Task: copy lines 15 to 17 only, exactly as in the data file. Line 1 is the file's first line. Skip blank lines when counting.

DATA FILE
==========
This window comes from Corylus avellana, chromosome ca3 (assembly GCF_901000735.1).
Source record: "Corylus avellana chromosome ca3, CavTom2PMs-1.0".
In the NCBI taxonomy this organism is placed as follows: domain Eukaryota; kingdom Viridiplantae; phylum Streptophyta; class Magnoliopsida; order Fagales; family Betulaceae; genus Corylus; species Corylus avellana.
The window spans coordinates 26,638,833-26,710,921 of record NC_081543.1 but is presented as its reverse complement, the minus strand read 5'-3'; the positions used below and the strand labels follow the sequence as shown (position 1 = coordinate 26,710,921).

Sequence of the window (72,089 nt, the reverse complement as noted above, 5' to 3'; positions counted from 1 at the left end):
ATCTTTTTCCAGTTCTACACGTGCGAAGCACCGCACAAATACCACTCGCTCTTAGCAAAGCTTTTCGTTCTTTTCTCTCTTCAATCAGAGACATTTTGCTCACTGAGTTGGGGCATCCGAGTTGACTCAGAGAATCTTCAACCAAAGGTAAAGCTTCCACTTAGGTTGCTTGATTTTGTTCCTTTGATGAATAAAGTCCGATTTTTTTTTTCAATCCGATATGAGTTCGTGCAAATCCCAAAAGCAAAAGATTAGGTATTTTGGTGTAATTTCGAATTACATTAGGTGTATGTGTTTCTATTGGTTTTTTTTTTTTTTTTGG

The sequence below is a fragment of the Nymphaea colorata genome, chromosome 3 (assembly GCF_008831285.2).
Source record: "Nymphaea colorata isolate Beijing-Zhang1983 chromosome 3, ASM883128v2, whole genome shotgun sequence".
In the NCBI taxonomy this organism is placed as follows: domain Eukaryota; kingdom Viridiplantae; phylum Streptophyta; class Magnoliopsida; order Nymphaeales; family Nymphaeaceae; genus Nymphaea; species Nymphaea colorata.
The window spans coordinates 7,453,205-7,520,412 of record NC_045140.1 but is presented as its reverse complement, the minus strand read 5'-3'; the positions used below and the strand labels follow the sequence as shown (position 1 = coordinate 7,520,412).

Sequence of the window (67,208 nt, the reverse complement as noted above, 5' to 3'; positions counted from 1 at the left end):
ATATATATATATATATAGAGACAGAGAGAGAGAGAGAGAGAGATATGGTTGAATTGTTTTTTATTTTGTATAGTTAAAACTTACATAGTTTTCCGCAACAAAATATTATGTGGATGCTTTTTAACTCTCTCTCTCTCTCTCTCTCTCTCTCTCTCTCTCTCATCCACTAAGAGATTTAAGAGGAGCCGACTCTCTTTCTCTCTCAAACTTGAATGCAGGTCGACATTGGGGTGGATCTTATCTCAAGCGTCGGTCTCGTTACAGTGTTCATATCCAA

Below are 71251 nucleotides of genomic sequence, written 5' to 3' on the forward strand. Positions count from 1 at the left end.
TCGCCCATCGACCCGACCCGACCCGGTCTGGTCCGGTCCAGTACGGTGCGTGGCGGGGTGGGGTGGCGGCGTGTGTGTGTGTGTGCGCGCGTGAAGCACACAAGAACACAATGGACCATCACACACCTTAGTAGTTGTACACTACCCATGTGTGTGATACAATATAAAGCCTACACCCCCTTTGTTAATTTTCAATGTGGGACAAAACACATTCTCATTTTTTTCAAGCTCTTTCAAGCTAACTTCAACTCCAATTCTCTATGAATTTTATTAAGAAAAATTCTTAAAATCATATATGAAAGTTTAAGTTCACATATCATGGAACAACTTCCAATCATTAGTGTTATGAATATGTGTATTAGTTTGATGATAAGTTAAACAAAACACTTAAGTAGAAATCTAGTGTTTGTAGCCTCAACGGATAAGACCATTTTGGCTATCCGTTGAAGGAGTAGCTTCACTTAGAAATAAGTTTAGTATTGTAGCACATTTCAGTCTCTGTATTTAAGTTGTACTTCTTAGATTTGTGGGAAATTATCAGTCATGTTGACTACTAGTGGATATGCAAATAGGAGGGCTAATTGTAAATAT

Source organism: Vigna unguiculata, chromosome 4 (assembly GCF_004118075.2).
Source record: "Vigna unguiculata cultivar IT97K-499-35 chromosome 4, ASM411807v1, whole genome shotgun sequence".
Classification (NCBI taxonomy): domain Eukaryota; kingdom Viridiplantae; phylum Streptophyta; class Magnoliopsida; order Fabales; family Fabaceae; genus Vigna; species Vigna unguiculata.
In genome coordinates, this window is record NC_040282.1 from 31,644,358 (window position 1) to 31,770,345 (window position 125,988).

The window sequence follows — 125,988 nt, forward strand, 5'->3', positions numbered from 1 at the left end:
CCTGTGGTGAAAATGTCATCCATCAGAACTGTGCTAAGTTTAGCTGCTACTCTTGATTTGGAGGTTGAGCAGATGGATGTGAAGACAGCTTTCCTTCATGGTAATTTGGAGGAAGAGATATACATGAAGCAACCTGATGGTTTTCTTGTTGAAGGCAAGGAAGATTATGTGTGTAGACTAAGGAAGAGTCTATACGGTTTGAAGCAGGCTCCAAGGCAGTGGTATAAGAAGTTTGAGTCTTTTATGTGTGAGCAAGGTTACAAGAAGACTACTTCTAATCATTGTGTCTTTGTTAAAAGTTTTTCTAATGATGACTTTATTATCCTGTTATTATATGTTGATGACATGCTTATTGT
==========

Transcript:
Source organism: Vigna unguiculata, chromosome 4 (assembly GCF_004118075.2).
Source record: "Vigna unguiculata cultivar IT97K-499-35 chromosome 4, ASM411807v1, whole genome shotgun sequence".
Classification (NCBI taxonomy): domain Eukaryota; kingdom Viridiplantae; phylum Streptophyta; class Magnoliopsida; order Fabales; family Fabaceae; genus Vigna; species Vigna unguiculata.